The AF works to advance the science and engineering of automation technologies, promote the automation profession, and develop the education and training programs that will prepare and inspire a new generation of automation professionals. The AF is an active participant in a growing national movement—involving leaders in government, education and private industry—focused on increasing students’ interest and skills in science, technology, engineering and mathematics (STEM) within America’s educational system." Click to read the full announcement.
One of the messages AF spreads on behalf of its member organizations is the importance of the automation profession and the need to develop the next generation of automation professionals. To build momentum and support for its workforce development initiatives—including the promotion of STEM education and the Automation Competency Model—AF is working to bring like-minded organizations together to create a stronger "voice.”
In March 2009, the Automation Federation also worked with the Piedmont Triad Partnership in organizing the first Technology Career Days event for high school students in the 12 counties comprising the Piedmont Triad region in North Carolina. Hundreds of high school students from 16 high schools visited 35 exhibits that highlighted automation and technology and provided hands-on learning activities. The students had the opportunity to discuss design, manufacturing, and logistics careers in fields from product design to automation to transportation.
In 2012, ISA and the AF partnered with Project Lead the Way in North Carolina and Pennsylvania to develop an automation course at Williamsport High school in Williamsport, Pennsylvania and at the Riverside High school in Durham, NC.
Furthermore, both ISA and the Automation Federation are also actively involved in FIRST®, an acronym which means “For Inspiration and Recognition in Science and Technology.” Founded in 1989, FIRST focuses on helping young people discover the excitement and rewards of science and technology. FIRST’s vision is to: "To transform our culture by creating a world where science and technology are celebrated and where young people dream of becoming science and technology leaders." Since 2010, the Automation Federation and ISA have enjoyed a global strategic alliance with FIRST to promote the importance of STEM in K-12 education.
What else might ISA do? During the recently held ISA Executive Summit, Society leaders identified cradle-to-grave advocacy of the automation profession as one of ISA’s five strategic goals. This means ISA will continue to work with AF organizations, government, educational institutions, and private industry to promote STEM education and to develop workforce training and professional development programs that support STEM careers.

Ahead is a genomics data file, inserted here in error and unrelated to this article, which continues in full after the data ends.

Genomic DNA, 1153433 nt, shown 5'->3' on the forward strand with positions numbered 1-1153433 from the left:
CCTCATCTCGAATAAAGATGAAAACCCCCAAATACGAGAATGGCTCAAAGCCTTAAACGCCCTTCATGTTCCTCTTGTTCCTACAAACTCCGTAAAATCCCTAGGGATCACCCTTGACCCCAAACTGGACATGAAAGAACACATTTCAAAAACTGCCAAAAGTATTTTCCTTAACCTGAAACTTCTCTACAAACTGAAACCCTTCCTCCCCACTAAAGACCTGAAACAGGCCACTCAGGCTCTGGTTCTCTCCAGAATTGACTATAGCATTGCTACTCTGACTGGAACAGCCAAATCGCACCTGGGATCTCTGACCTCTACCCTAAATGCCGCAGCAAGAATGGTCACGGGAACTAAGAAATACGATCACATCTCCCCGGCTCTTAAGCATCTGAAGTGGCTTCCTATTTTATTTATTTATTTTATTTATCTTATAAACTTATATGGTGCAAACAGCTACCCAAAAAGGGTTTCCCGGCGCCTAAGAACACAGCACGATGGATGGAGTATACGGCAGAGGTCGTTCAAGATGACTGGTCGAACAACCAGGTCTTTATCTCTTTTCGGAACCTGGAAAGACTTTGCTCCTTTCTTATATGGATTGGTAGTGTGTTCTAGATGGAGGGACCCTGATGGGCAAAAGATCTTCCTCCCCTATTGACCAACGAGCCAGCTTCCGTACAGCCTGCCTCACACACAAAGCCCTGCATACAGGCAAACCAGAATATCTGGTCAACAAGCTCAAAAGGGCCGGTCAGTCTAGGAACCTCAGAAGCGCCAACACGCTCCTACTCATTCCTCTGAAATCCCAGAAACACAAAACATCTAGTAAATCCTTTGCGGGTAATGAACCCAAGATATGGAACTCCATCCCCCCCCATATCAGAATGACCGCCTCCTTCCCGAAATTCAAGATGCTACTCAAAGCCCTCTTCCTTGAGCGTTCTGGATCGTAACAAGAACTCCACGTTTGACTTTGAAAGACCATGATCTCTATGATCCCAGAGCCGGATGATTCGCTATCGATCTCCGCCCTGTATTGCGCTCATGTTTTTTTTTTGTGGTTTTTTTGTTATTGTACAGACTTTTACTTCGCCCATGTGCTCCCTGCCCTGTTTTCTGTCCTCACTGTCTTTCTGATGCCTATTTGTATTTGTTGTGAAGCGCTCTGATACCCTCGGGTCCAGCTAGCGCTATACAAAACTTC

What else is happening in STEM education across the US? President Obama has challenged governors, philanthropists, scientists, engineers, educators, and the private sector to join with him in a national campaign to find innovative new ways to recruit, train, reward, and retain teachers. The challenge resulted in a number of STEM education programs funded by states and private industry. Programs like GoldieBlox, Engineer Girl, and STEMspire are specifically targeted at STEM education for girls and women.
How do we make STEM education personal? How can you help? We need only follow the example of ISA Executive Director and CEO Pat Gouhin to learn how to become personally engaged in support of STEM education. Pat was vocal in encouraging ISA members and other automation professionals to recognize 2014 Engineers Week through outreach and volunteerism. And just a few weeks ago, Pat got personally involved at the FIRST Robotics Competition in Raleigh, NC. Pat volunteered his time—not just as an ISA leader, but as an automation professional, a parent, and a citizen concerned about our nation’s STEM education deficiency—to serve FIRST.
Next month, I will serve on a panel entitled “Customized Credentials Come of Age, at the US News Stem Solutions National Leadership Conference,” where we will “examine some of the standout credentials that employers value—and which lead to STEM jobs—as well as what’s necessary to engage more students and young professionals in these pathways.”
You can serve the STEM education initiative, too, by:
- Speaking at a classroom or after-school group
- Bringing students to your workplace or campus
- Spreading the need for STEM education and automation careers to colleagues
- Hosting a public event
- Publicizing your plans on the ISA blog or website
- Introducing your child’s school to FIRST or supporting GoldieBlox toys for the little girls in your life
- Getting the word out through social media on LinkedIn, FB, or Twitter
There’s no better time than right now to get involved!
About the Author
Peggie Koon, Ph.D., is vice president of audience at Chronicle Media and The Augusta Chronicle, which are part of Morris Publishing Group, LLC, a privately held media company based in Augusta, Ga. Prior to joining Morris, Peggie spent more than 25 years developing IT systems for process automation and process control in a variety of industries, including automotive, nuclear defense, aerospace, nuclear reprocessing, thermal ceramics and textiles. Peggie assumed her first ISA leadership position in 1996 as membership chair of the Management Division and has held a variety of prominent leadership roles in the Society. She earned a bachelor's degree in mathematics from Smith College in Northampton, Mass. and completed graduate studies in industrial and systems engineering at the Georgia Institute of Technology. She received a doctorate in management information systems from Kennedy Western University in Cheyenne, Wyo.
A version of this article also has been published in ISA Insights.